clock menu more-arrow no yes

Filed under:

Atlanta reader: It’s time for far eastside to get some love, damn it!

New, 29 comments

Swath from Avondale Estates to Stone Mountain and beyond is too often overlooked, resident opines

The Tudor Revival-style core of Avondale Estates near Atlanta, prior to a mini retail renaissance.
The Tudor Revival-style core of Avondale Estates, prior to a mini retail renaissance.
Google Maps/Curbed file

According to an impassioned emailer named Eric, if metro Atlanta’s development landscape was an NBA basketball game, places like Buckhead and Old Fourth Ward would be ball-hogging Kobe Bryants and Carmelo Anthonys, while a sizable eastside swath of the region where ITP meets OTP is a Pippen-esque All-Star who can’t get off the bench.

Eric, whose email avatar is notably the Garbage Pail Kid “Eerie Eric,” poses some interesting questions:

“I want to know why I see little to no stories on Atlanta's East side (Clarkston, Avondale Estates, Stone Mountain, Pine Lake, etc.),” he writes today. “These locations are SO CLOSE to The Perimeter and not only do I see no stories, I see little to no development happening on this side of town.”

Additionally, he wonders if it’s an issue of demographics or traditional Atlanta development trends.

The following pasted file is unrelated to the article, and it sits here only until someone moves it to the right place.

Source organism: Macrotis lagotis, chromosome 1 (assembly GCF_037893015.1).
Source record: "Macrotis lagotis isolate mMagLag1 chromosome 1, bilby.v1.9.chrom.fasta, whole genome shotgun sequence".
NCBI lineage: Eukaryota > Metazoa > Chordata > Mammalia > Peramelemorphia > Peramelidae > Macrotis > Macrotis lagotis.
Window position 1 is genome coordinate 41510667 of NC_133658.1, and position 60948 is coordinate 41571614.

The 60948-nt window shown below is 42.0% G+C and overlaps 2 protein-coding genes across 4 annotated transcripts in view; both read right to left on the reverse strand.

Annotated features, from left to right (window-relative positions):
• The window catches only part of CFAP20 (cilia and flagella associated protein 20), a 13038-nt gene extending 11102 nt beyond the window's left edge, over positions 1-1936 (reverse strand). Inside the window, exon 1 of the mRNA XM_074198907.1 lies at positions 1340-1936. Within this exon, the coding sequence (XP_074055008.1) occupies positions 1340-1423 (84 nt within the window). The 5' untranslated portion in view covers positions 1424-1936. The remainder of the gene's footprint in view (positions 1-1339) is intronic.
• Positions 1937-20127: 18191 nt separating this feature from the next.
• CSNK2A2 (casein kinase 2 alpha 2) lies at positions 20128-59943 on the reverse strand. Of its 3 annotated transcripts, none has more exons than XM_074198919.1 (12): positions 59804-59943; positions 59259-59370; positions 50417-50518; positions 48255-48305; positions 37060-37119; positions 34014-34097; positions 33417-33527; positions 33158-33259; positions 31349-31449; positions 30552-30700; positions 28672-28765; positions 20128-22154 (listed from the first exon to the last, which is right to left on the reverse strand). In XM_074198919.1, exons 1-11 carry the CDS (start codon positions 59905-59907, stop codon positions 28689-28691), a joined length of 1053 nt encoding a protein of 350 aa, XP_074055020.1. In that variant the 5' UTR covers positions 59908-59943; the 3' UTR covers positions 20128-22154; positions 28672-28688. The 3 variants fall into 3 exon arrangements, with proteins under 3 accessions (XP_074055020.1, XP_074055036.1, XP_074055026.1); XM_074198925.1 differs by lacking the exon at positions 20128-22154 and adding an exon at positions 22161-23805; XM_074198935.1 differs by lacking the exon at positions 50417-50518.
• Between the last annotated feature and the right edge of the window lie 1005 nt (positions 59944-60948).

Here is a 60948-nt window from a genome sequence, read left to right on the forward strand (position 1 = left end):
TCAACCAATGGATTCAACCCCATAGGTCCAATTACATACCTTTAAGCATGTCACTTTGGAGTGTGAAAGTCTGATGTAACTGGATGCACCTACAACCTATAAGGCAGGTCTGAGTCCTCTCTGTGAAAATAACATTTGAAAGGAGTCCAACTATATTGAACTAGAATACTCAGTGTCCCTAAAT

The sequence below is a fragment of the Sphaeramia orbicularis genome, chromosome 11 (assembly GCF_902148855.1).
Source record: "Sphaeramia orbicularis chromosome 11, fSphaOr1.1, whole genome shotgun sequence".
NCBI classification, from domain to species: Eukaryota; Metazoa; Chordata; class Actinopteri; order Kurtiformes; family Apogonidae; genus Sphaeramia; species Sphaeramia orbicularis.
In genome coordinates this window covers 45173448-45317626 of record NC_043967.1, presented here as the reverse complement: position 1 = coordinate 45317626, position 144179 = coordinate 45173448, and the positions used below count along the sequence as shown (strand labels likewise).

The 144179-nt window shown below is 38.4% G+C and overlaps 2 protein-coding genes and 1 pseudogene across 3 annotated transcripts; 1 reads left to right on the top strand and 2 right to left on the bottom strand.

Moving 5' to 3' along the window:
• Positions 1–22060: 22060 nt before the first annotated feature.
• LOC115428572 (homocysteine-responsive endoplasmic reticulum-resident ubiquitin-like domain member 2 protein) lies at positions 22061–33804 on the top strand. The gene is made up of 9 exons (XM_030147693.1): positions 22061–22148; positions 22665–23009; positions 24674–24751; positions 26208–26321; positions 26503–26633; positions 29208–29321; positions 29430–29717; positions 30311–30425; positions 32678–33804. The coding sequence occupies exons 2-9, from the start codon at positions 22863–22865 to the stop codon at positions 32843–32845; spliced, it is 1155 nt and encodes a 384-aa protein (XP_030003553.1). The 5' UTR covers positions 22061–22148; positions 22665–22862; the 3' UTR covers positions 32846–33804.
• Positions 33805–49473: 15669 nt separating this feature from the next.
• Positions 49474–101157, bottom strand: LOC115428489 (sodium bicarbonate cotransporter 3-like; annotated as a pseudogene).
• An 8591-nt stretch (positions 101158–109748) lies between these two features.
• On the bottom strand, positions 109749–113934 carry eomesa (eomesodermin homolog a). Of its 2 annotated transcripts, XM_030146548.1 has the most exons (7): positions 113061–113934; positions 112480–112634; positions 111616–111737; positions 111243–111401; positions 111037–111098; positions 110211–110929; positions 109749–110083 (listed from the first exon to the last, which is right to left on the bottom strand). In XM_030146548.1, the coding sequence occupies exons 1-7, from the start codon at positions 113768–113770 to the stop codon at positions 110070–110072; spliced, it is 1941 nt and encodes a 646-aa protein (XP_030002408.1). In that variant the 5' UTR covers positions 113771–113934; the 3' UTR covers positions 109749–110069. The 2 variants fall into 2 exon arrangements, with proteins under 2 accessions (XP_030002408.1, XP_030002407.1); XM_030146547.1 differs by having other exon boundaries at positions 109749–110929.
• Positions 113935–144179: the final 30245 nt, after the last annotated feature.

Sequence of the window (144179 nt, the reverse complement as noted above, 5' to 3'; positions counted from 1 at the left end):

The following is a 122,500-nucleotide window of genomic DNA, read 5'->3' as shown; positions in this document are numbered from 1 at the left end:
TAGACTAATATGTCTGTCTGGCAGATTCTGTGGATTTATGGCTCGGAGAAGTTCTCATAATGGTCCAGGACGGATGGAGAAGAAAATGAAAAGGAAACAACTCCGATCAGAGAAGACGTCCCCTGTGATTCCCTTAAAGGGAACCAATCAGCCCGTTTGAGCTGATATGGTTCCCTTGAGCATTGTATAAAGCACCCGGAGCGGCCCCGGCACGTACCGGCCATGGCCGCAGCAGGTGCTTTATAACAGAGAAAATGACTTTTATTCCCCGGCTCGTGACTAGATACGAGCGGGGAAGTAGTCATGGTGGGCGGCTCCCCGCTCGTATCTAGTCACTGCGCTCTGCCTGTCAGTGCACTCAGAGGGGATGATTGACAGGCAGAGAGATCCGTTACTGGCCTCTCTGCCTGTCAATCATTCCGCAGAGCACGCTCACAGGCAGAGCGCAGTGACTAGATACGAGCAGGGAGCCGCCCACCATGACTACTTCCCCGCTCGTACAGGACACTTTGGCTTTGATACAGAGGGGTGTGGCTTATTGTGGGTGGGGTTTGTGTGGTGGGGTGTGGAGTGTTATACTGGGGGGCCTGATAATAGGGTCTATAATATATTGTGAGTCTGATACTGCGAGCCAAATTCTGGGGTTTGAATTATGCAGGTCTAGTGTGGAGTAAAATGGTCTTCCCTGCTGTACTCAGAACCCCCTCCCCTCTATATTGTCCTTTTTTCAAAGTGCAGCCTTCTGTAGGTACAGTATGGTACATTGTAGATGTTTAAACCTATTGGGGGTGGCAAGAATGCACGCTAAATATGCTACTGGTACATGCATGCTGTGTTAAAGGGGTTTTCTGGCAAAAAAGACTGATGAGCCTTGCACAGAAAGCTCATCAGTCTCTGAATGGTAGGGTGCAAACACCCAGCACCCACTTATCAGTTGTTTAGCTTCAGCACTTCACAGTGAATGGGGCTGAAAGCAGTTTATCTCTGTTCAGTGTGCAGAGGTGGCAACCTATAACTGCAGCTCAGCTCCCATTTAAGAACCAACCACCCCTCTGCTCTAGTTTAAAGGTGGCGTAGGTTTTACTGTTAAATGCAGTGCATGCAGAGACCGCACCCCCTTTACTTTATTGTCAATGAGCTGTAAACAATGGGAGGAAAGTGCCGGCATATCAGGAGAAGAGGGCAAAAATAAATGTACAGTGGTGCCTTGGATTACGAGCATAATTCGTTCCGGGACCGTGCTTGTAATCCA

“Why is everything expanding north and west?” Eric writes. “What about the south and east sides? ... I think it's about time we get our share of all of the development that's going on around the city.”

This comes on the heels of a similar complaint from the same area last year, when reader Elgin Pritchett sung the praises of Scottdale, a DeKalb community between Decatur and Interstate 285 that’s home to Your DeKalb Farmers Market, a 55-acre residential project called Reserve at Mill Creek, and “numerous infill residential developments taking place with new construction in the mid-$400,000 price range," per the emailer. Pritchett opined that Scottdale was also getting zero love.

What is it with the far eastside (or inner western ‘burbs) feeling slighted? Is there some underlying injustice to these gripes?

In any case, to be fair, the areas in question haven’t been entirely overlooked.

Clarkston has been all over the pages of the AJC and Atlanta magazine lately, among other places, in positive refugee tales and other stories noting the city’s progressive stance on pot decriminalization.

Last month, news emerged about MARTA breaking ground on its second transit-oriented development — a whopping 378 market-rate apartments and 92 senior housing units are in the offing — around the Avondale station, as seen below:

Dwell Design Studio via CoUrbanize

In Scottdale, you may have seen news on developments large and small on these pages, including adaptive-reuse plans for this intersection.

Last summer, we checked in with the massive expansion site planned for Your DeKalb Famers Market and found little more than crickets (below). Two years since site-clearing had begun, officials with the international market said plans are still moving forward, albeit it slowly and carefully.

And from Stone Mountain, lest we forget the allegedly haunted bed and breakfast, or the sweet midcentury modern pad (priced at just $250,000) that made people swoon in October.

In any case, the email (and passion) is appreciated, and the question is a complex one there may be no single answer to.